Since the particular vendor I was testing was slowly migrating away from S3, I was able to see several instances of subdomains left behind, and instantly squatted the bucket names. slamdunk is also very useful for identifying bucket names from the given URLs, which can then be used to test for further vulnerabilities.

#2. Open Read and Write

Storage buckets managed by S3 are gated through bucket and object permission policies and ACLs (which are considered depreciated, so we won’t touch it as much), which describe how access is granted to other user entities. One classical set of vulnerabilities to look for is the capability to access and/or modify the contents of the buckets openly without being apart of the AWS organization that grants you that access.

These sets of techniques have slowly started to fade out over the years as AWS themselves have adapted their security measures to remind organizations to restrict access tightly and enforce zero-trust. However, I still wanted to touch base on this, especially with how slamdunk can automate the discovery of these bugs for you to further triage and exploit:

Open Read

This is pretty simple, where you are able to actually to list the objects within a bucket when you are an unauthenticated user, or an authenticated user not associated with the organization hosting the asset. This is associated with the ListObjects and GetObject permissions, being inadvertently granted to anonymous users. A bucket policy that allows for this type of behavior may look like the following:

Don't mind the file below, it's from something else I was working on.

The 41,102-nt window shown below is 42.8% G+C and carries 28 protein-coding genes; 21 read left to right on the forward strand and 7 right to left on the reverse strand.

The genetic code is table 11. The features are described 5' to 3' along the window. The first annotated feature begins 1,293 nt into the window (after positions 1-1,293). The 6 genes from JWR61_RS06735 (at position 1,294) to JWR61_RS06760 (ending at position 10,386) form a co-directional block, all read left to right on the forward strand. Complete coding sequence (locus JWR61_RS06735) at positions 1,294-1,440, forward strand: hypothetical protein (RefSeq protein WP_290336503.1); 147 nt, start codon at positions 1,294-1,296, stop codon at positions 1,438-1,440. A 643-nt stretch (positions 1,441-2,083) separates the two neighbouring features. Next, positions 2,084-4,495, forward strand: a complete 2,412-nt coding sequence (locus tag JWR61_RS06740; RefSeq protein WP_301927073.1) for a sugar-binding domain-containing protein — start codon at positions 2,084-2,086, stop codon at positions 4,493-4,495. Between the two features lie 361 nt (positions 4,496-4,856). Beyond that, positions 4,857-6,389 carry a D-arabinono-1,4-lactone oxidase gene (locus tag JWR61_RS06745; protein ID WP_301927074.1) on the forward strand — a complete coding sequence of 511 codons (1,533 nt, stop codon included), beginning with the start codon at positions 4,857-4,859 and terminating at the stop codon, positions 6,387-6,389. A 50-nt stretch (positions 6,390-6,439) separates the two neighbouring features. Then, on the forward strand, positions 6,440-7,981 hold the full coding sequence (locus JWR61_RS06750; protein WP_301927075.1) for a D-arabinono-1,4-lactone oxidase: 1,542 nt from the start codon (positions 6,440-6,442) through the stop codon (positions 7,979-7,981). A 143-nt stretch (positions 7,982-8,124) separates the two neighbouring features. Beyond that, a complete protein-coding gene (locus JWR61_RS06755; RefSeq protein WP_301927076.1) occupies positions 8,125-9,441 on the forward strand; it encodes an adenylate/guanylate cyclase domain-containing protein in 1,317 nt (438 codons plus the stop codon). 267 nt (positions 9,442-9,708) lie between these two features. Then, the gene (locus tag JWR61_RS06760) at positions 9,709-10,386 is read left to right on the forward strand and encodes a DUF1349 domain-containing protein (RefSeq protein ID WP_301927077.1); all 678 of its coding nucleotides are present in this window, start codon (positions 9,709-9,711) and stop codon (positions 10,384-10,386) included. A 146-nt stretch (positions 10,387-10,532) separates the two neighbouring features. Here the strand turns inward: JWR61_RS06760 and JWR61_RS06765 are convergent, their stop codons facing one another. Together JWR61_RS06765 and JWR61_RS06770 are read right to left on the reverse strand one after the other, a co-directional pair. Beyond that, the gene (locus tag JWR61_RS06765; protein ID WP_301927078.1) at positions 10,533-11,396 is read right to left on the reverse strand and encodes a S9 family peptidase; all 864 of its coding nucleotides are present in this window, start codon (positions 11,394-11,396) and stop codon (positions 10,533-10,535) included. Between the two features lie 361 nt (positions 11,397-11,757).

# don't do this!!!
      "Principal": "*",

      # allow ALL to list and get objects in the specific resource

      # AWS Resource Names (ARNs) identify the asset we're configuring

When finding open buckets that you can read, pay attention to resources that leak some type of sensitive information, like credentials, or assets that belong to other users you shouldn’t be able to touch. Stuff relating to source code and configurations are also interesting for further escalation, such as dotfiles like .git* resources, or .env files with secrets and other sensitive envvars.

For the given vendor under test, I was able to find one instance of this, but disclosed nothing of significance to report.


The severity of this attack depends on the scope set by the vendor, and also the underlying context its being executed under, so it may very much end up being low-impact. In the case where you can openly read AND also write to the bucket, that’s highly detrimental, as you’re able to actually modify content you shouldn’t be able to, hence a high-impact variant of stored XSS, or even RCE if a site is being served with client-side logic.

In most instances, this will not be the case. One thing you can pay attention to is how resources are being uploaded and rendered to S3, such as profile picture or document uploads, where a presigned URL is (hopefully) created on their server-side, and used to upload the actual file to the bucket. A lack of strict Content-Type checks can lead to arbitrary content being served back to the user.